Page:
Ghana risks a shortage of some agric produce particularly rice in the latter part of this year into 2021 if the government fails to build the capacity of players in the local rice value chain to boost production.
This is according to the Executive Director of Western Deedew Group Limited, a local rice production company in the Western Region.
Speaking in an interview, the Executive Director, Mr Kwabena Amofa Akuoko, said due to the coronavirus pandemic, countries in Asia and America where Ghana imports about 60% of rice for local consumption, are going to hoard the product to feed their citizens.
“Where we import our food from especially that of rice is basically from Asia and America. Now we know how devastating this pandemic has been and they have already signalled us that they are no longer going to export their rice and other commodities to us. This means that we should expect some deficit in terms of the amount we need in the country. Already, we are just producing around 40 per cent while we import 60 per cent from other countries,” he stated.
He consequently explained that investing a huge chunk of Ghana’s COVID-19 stimulus package into the agriculture sector to boost local production will save the situation.
“So, if the other countries have told you in clear words that they will no longer export to you, then it should be a major concern to all of us. What I’m calling for is that there should be a percentage of the 600 million Ghana cedis that has been earmarked for industries that should go strictly into agric. I suggest about 50 per cent of it should be earmarked for agricultural activities so that we can plant more to make room for the deficit we are envisaging. If that is not taken into consideration, then what will happen is that getting to the tail end of the year and into 2021, there is going to be a major food crisis in this country,” he warned.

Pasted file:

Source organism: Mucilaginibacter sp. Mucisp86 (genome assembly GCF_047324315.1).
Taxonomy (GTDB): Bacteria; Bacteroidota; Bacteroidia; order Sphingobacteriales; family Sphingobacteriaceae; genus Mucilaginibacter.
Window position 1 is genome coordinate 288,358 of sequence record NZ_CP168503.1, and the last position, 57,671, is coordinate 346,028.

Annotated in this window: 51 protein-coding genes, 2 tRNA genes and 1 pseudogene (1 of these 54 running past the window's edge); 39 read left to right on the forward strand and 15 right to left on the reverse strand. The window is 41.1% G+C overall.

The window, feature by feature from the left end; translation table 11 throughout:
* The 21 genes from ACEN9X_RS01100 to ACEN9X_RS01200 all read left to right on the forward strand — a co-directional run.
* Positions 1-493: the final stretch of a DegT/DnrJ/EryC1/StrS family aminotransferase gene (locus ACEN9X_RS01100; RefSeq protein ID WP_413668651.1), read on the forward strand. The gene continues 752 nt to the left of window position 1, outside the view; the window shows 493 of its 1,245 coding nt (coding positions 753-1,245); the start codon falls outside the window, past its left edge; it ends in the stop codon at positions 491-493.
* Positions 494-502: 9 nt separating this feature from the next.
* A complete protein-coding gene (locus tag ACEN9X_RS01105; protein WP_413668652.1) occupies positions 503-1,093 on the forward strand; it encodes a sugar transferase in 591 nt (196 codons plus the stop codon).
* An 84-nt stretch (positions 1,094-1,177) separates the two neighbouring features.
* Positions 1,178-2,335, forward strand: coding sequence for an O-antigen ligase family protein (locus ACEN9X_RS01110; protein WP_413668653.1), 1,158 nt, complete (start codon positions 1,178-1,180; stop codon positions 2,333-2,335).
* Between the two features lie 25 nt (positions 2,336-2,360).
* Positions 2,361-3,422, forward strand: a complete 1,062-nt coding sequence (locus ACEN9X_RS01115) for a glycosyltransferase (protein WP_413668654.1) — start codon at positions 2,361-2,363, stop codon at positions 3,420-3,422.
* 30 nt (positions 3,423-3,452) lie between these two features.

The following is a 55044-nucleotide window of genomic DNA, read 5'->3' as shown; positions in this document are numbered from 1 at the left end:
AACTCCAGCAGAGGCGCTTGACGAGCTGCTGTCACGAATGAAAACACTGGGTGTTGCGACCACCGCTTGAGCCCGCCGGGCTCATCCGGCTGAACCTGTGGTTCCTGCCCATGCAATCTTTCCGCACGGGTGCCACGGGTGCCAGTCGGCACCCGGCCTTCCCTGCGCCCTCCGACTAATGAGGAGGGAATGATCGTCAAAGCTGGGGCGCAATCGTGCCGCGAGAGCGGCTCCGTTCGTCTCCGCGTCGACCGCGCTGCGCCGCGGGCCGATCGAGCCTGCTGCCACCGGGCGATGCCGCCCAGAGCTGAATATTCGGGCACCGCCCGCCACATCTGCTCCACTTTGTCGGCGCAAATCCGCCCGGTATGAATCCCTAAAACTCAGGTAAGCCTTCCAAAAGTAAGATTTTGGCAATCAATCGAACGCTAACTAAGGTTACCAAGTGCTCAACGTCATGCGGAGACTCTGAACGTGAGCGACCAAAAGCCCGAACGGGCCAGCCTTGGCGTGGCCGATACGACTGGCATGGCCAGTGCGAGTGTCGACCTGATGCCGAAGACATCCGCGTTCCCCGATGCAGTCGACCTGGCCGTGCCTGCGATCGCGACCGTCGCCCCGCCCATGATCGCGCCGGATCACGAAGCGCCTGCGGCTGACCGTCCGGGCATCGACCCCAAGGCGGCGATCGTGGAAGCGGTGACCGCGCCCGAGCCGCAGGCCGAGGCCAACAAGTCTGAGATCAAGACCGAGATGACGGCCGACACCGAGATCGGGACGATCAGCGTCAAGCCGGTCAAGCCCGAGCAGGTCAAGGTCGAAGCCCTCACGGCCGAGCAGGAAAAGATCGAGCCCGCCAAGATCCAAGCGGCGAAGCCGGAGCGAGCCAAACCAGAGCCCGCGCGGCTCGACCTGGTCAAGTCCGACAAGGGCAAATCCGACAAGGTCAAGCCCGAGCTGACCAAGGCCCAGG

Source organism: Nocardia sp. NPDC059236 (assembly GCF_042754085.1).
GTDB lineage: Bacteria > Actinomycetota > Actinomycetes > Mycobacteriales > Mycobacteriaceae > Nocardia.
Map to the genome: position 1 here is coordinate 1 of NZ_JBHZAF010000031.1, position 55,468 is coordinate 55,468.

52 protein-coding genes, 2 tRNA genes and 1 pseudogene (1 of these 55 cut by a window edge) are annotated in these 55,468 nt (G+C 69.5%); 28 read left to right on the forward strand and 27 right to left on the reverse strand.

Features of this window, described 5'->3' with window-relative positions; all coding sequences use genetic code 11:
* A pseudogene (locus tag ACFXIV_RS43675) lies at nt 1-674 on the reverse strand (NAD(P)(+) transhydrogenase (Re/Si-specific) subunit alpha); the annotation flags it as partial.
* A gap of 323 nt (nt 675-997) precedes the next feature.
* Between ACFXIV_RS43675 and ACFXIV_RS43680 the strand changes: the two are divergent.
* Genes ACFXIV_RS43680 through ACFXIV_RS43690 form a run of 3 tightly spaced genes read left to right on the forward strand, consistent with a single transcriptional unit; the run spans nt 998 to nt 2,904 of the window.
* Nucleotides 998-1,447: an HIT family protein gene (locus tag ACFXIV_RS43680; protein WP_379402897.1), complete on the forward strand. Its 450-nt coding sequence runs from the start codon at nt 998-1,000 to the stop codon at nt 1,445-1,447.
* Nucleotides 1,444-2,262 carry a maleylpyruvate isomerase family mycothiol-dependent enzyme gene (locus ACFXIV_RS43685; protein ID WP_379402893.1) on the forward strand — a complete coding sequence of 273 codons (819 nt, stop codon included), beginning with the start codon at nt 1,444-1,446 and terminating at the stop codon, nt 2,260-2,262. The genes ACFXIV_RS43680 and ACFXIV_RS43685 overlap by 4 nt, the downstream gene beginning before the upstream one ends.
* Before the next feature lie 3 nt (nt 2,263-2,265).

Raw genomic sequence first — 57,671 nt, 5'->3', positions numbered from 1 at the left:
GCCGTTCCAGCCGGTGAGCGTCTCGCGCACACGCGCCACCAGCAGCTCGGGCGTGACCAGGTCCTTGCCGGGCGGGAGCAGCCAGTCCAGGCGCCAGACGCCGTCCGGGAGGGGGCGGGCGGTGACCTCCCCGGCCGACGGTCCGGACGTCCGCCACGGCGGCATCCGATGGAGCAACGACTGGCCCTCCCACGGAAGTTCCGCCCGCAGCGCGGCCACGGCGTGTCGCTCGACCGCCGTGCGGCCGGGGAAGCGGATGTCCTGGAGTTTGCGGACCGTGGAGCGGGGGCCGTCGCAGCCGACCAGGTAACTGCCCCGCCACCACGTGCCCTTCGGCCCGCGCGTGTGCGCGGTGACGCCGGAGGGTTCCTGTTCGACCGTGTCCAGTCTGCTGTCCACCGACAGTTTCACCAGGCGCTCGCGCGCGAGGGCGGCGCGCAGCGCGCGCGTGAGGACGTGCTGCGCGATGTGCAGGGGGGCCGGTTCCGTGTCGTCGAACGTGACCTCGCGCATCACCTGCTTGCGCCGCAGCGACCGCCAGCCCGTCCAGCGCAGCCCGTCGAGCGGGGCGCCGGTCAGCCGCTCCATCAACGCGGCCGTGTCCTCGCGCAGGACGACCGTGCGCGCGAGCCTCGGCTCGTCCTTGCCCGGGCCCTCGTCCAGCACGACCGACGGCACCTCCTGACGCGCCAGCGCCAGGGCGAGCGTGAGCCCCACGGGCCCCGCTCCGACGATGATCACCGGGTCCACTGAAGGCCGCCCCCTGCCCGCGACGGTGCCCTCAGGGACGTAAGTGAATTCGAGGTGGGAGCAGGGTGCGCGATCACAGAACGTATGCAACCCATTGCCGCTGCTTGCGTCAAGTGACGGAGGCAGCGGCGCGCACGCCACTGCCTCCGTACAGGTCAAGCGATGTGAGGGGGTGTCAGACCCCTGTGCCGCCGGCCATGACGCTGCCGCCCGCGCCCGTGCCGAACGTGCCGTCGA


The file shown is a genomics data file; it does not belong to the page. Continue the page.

Mr Amofa Akuoko advised the government to take advantage of the COVID-19 situation to reduce the country’s overreliance on imports.
“Right now, what we are consuming is what we planted last year which has been carried forward to this year. But because we are not able to plant more this year and because we will not be able to import from other countries then there is a looming crisis which I think we should all see and start putting measures in place so that we will not be in a bad situation come next year,” he said.
“With Agriculture, we deal with seasons. The season is not waiting for us. The season is passing so by the time COVID-19 is over the season might have passed and that will affect us although you may try to cultivate. But you know everything is good in its season so it is better you take advantage of the problem and build local capacities in Ghana so that we cut this over-reliance on importation.”
“They [International producers] have not been going to work. They are not planting so they are depending upon what they already have to feed their country. They would not have excess to now export to Ghana and other countries that is why in Nigeria they are putting serious measures in place but I have not seen anything of that sort in Ghana aside from the rhetoric,” he added.
Following the outbreak of the coronavirus in the country, sectors of the economy have been largely hit, businesses have slowed down while financial conditions have tightened.
Meanwhile, the government has introduced various stimulus packages to bring relief to Ghanaians. These include a one billion cedis stimulus package to support Ghanaians and industry, a 600 million Ghana cedis soft loan for small scale businesses.
Also, free water for three months and reduced electricity tariffs for three months for specific consumers, as well as a complete waiver on electricity bills for lifeline consumers amongst others.
COVID-19 stimulus package must go to critical areas – Economist
Meanwhile, earlier this month, Economist, Dr Lord Mensah, urged the government to direct its incentives aimed at mitigating the impact of the COVID-19 on businesses to critical sectors of the economy such as agro-processing.
He cautioned that even though players in the hospitality and tourism industry are asking for support, injecting funds into those areas may not yield immediate results since the economy will take a while to fall back to normalcy.